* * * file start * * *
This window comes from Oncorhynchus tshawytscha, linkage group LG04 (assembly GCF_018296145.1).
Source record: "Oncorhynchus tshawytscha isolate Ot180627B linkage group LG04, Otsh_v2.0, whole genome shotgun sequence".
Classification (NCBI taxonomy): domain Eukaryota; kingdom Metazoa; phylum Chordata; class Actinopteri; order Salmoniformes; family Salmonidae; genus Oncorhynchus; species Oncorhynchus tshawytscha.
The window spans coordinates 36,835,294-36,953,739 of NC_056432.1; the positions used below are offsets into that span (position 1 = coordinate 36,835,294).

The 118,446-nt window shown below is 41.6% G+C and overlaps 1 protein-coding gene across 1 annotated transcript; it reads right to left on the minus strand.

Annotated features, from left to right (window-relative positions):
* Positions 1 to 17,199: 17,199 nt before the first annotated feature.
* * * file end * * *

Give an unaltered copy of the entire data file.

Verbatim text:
This window comes from Oncorhynchus tshawytscha, linkage group LG04 (assembly GCF_018296145.1).
Source record: "Oncorhynchus tshawytscha isolate Ot180627B linkage group LG04, Otsh_v2.0, whole genome shotgun sequence".
Classification (NCBI taxonomy): domain Eukaryota; kingdom Metazoa; phylum Chordata; class Actinopteri; order Salmoniformes; family Salmonidae; genus Oncorhynchus; species Oncorhynchus tshawytscha.
The window spans coordinates 36,835,294-36,953,739 of NC_056432.1; the positions used below are offsets into that span (position 1 = coordinate 36,835,294).

The 118,446-nt window shown below is 41.6% G+C and overlaps 1 protein-coding gene across 1 annotated transcript; it reads right to left on the minus strand.

Annotated features, from left to right (window-relative positions):
* Positions 1 to 17,199: 17,199 nt before the first annotated feature.